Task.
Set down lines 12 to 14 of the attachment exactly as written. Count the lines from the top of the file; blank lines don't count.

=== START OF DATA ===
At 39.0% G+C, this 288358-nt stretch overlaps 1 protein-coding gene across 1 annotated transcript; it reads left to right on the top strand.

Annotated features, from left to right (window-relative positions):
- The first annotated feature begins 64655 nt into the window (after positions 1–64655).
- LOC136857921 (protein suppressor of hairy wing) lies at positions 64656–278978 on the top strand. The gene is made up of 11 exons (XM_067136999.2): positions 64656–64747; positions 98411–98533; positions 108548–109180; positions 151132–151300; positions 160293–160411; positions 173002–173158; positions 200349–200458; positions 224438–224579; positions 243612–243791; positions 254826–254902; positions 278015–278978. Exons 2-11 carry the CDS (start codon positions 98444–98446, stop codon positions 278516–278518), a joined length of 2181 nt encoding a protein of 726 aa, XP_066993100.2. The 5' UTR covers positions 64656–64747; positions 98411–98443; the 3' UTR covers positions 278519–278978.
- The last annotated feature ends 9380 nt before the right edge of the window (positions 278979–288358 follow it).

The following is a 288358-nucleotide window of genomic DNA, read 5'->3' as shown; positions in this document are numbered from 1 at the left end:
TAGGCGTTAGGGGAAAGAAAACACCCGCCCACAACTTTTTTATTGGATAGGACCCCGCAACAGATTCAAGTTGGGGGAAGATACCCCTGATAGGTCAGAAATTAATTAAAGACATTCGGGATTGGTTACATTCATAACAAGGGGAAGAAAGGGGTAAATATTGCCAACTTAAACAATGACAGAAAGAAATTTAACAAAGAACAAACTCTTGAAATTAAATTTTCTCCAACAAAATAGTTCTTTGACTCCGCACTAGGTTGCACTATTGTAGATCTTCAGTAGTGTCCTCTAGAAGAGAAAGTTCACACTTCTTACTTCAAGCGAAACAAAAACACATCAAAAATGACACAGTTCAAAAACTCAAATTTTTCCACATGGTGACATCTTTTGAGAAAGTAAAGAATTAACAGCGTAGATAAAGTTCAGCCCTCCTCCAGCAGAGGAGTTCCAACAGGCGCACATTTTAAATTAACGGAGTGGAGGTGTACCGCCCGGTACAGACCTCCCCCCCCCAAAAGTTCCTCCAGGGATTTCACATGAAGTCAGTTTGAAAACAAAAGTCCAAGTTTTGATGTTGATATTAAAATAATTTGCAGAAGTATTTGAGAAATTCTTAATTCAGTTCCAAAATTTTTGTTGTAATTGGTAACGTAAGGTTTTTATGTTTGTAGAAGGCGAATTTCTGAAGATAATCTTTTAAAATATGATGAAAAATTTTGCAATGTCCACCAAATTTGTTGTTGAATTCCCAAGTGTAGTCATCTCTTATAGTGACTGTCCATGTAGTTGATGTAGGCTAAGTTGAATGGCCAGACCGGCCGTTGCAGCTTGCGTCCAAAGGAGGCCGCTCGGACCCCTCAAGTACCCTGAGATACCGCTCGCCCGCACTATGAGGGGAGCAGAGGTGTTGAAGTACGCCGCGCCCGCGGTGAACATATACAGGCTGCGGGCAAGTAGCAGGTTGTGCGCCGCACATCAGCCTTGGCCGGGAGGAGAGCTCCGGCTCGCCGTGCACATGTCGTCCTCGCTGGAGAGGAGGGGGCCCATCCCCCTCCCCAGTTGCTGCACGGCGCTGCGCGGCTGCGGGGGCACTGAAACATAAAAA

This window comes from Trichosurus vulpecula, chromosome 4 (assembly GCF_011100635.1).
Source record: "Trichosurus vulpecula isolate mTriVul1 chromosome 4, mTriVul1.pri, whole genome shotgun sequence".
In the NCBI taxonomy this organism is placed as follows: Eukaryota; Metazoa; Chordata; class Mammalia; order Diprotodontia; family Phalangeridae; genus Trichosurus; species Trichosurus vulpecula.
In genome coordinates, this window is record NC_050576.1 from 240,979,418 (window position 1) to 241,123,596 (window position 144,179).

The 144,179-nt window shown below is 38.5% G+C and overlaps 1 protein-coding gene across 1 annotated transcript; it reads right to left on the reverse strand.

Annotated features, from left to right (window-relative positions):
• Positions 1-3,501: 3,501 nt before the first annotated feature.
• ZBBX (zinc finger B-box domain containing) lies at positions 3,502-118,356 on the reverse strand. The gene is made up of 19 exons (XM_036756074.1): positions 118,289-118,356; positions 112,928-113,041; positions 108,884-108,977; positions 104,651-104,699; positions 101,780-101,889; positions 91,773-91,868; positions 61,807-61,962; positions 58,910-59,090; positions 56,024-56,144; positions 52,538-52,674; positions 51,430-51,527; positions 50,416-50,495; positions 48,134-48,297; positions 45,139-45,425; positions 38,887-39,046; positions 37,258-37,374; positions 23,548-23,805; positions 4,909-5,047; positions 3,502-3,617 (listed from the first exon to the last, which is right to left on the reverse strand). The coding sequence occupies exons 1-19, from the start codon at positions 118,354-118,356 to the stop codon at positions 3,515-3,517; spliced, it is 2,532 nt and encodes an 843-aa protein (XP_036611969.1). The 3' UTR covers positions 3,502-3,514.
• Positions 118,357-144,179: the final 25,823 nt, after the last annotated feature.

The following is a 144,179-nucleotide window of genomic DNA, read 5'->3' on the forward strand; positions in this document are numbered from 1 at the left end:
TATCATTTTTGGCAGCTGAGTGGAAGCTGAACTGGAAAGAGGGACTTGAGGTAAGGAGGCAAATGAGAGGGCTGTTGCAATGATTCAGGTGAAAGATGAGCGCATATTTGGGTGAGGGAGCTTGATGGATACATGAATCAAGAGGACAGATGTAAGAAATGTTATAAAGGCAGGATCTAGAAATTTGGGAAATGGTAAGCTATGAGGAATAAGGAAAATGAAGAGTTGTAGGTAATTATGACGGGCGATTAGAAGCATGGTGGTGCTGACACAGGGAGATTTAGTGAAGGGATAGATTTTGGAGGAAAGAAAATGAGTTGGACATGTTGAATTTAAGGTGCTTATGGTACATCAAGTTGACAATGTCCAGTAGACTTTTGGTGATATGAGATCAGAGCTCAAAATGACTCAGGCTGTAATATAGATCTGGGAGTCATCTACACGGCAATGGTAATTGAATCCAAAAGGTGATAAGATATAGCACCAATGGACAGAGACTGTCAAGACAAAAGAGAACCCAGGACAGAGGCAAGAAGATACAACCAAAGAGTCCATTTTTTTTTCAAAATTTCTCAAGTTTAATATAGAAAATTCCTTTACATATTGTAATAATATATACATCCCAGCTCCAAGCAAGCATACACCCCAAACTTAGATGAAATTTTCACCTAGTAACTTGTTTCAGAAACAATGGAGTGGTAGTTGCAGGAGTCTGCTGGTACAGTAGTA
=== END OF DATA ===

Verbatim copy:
The 144,179-nt window shown below is 38.5% G+C and overlaps 1 protein-coding gene across 1 annotated transcript; it reads right to left on the reverse strand.

Annotated features, from left to right (window-relative positions):
• Positions 1-3,501: 3,501 nt before the first annotated feature.